A collection of apologetic and encouraging notes for Christians in need of some power-boosts from time to time.

An abecedary is an inscription of the alphabet. This poem describes the ABC's of Christian doctrine.
The apostle Paul, at the end of Colossians, requests that when this epistle is read among you, cause that it be read also in the church of the Laodiceans; and that ye likewise read the epistle from Laodicea. Apparently, he had a common concern for the two cities only a few miles apart on the same bank of the Lycus river.
What does Oxford university, a pandemic, and a professor being cancelled by speaking truth all have in common?  Turn the clock back to the 14th century where the answer is found in John Wycliffe.
Returning to the book of Genesis and its reliability, some have questioned the patriarchs' long lifespans. Curiously, ancient Sumerian documents noted that King (En)-me-bara-gisi reigned 900 years.
Patrick Henry (1736-1799) is remembered for one thundering idea: "Give me liberty or give me death!"  Even in post-modern America where devotion to our homeland and loyalty to the ideals of the founding fathers may be unfashionable, Henry's words still ring loudly for patriots.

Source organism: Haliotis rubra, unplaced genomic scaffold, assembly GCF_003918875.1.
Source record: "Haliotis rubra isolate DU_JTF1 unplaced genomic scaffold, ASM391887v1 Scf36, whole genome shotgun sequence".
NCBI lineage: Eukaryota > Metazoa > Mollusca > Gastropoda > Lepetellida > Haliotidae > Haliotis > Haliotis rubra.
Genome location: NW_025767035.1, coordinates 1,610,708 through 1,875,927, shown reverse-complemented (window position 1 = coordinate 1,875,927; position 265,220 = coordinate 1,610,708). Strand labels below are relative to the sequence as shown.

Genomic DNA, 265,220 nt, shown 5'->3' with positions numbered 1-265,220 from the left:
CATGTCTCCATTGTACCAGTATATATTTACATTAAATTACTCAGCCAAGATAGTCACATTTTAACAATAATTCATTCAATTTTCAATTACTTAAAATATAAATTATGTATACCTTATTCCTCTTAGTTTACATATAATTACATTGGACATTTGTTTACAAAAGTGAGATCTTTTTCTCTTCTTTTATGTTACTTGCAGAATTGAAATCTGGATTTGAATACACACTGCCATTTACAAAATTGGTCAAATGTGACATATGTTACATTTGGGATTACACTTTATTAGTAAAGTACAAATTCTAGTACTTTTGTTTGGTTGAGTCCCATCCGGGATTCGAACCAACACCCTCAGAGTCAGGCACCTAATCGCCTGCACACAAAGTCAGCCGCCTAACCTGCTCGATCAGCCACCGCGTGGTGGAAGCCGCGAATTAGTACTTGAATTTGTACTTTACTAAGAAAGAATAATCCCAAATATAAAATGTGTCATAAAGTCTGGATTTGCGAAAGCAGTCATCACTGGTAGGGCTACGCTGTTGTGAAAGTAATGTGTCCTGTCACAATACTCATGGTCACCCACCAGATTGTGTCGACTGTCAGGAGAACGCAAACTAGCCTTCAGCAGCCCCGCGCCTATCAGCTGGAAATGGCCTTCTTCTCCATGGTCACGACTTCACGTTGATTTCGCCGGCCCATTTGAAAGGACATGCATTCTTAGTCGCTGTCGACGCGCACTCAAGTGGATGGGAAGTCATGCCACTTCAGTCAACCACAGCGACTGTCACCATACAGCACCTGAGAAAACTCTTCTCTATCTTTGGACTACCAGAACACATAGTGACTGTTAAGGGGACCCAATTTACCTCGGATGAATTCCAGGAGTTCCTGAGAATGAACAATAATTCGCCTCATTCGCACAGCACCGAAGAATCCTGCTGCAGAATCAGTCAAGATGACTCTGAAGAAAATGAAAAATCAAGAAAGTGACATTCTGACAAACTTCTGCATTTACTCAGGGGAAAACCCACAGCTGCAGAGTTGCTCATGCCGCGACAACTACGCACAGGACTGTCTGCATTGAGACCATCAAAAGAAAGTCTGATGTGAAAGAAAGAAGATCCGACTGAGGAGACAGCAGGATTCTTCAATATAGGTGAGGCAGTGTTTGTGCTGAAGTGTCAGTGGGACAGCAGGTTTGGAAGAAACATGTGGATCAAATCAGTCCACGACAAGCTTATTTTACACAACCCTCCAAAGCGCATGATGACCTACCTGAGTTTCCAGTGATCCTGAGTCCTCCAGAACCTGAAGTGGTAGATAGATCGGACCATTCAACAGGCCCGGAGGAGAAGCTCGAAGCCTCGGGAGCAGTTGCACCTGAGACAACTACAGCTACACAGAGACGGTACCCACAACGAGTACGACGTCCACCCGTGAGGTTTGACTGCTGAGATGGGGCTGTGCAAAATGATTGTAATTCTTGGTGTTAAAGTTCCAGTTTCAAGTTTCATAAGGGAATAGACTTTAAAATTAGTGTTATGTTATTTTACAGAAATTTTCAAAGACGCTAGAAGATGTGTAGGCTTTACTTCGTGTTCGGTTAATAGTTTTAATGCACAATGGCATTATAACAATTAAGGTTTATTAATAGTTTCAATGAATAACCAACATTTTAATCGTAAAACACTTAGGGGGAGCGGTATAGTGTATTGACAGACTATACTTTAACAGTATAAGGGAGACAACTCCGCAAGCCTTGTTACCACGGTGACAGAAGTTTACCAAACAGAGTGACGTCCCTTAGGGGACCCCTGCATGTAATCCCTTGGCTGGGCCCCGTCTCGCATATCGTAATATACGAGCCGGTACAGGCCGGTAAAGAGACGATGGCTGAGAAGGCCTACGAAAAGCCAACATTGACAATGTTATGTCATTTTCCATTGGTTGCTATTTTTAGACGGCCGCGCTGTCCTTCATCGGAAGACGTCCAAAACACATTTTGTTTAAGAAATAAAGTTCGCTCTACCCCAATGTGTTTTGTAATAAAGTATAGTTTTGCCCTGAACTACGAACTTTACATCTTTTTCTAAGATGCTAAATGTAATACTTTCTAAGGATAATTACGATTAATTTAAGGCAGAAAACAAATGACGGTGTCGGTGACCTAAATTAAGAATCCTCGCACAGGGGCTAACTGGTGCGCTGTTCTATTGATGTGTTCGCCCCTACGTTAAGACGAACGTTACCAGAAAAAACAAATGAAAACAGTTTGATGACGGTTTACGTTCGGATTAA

The Greek city of Corinth, capital of the Roman province of Achaia, was the Apostle Paul's fifth stop during his third missionary journey into Asia minor and Europe (Acts 16-17).
God told the Hebrews under Moses' covenant that for three times thou shalt keep a feast unto me in the year.  These festivals came with an interesting set of blessings and challenges.
In our Sunday school, we are studying the names of God as given to us in Hebrew and Greek.  I came across this eye-popping list of over 100 names for Christ in the KJV Thompson Chain Reference Bible (entry #3622). 
After Solomon built the temple, he held a dedicatory prayer meeting which we read about in 1 Kings 8.  Prior to its destruction, visitors noted its stunning beauty and sought to replicate it back home.
Our Lord's visit for a home-cooked meal left a lasting impact on even the smallest of towns. Bethany still suffers from religious tensions of her nearest neighbor, the Jerusalem which now is, and is in bondage with her children. The spades of the archaeologists disclose an odd course of growth over the years.